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  • CS Colloquium: Justin Cheng (Stanford) - Antisocial Computing: Explaining and Predicting Negative Behavior Online

    Tue, Mar 21, 2017 @ 11:00 AM - 12:20 PM

    Thomas Lord Department of Computer Science

    Conferences, Lectures, & Seminars

    Speaker: Justin Cheng, Stanford University

    Talk Title: Antisocial Computing: Explaining and Predicting Negative Behavior Online

    Series: CS Colloquium

    Abstract: This lecture satisfies requirements for CSCI 591: Computer Science Research Colloquium.

    Antisocial behavior and misinformation are increasingly prevalent online. As users interact with one another on social platforms, negative interactions can cascade, resulting in complex changes in behavior that are difficult to predict. My research introduces computational methods for explaining the causes of such negative behavior and for predicting its spread in online communities. It complements data mining with crowdsourcing, which enables both large-scale analysis that is ecologically valid and experiments that establish causality. First, in contrast to past literature which has characterized trolling as confined to a vocal, antisocial minority, I instead demonstrate that ordinary individuals, under the right circumstances, can become trolls, and that this behavior can percolate and escalate through a community. Second, despite prior work arguing that such behavioral and informational cascades are fundamentally unpredictable, I demonstrate how their future growth can be reliably predicted. Through revealing the mechanisms of antisocial behavior online, my work explores a future where systems can better mediate interpersonal interactions and instead promote the spread of positive norms in communities.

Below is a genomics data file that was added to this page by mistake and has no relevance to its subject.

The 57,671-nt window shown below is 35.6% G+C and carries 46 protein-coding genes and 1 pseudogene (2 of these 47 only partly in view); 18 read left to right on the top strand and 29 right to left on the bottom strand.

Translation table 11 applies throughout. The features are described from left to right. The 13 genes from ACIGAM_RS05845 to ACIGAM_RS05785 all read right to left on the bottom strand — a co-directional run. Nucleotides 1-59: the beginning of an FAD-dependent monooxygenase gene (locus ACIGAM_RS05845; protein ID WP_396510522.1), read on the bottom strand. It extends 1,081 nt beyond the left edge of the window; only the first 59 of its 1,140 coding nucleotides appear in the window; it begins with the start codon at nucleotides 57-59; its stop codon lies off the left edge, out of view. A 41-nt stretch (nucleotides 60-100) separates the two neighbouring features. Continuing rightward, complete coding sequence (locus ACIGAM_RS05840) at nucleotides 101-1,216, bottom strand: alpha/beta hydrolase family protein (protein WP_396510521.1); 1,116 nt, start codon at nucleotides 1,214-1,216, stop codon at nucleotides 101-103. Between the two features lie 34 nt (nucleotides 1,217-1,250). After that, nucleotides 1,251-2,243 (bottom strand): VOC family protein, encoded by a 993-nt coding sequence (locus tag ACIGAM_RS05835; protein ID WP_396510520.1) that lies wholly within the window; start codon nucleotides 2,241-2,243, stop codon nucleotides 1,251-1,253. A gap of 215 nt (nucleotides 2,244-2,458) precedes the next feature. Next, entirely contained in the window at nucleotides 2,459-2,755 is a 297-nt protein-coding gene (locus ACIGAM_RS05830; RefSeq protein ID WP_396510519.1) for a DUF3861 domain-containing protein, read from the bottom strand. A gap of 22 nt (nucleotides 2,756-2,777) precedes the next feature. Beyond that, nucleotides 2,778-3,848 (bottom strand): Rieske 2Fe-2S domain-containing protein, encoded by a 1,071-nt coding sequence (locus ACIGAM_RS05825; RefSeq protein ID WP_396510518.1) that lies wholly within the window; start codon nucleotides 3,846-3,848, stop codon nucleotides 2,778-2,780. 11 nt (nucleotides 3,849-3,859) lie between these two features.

Biography: Justin Cheng is a PhD candidate in the Computer Science Department at Stanford University, where he is advised by Jure Leskovec and Michael Bernstein. His research lies at the intersection of data science and human-computer interaction, and focuses on cascading behavior in social networks. This work has received a best paper award, as well as several best paper nominations at CHI, CSCW, and ICWSM. He is also a recipient of a Microsoft Research PhD Fellowship and a Stanford Graduate Fellowship.

    Host: CS Department

    Location: Ronald Tutor Hall of Engineering (RTH) - 217

    Audiences: Everyone Is Invited

    Contact: Assistant to CS chair


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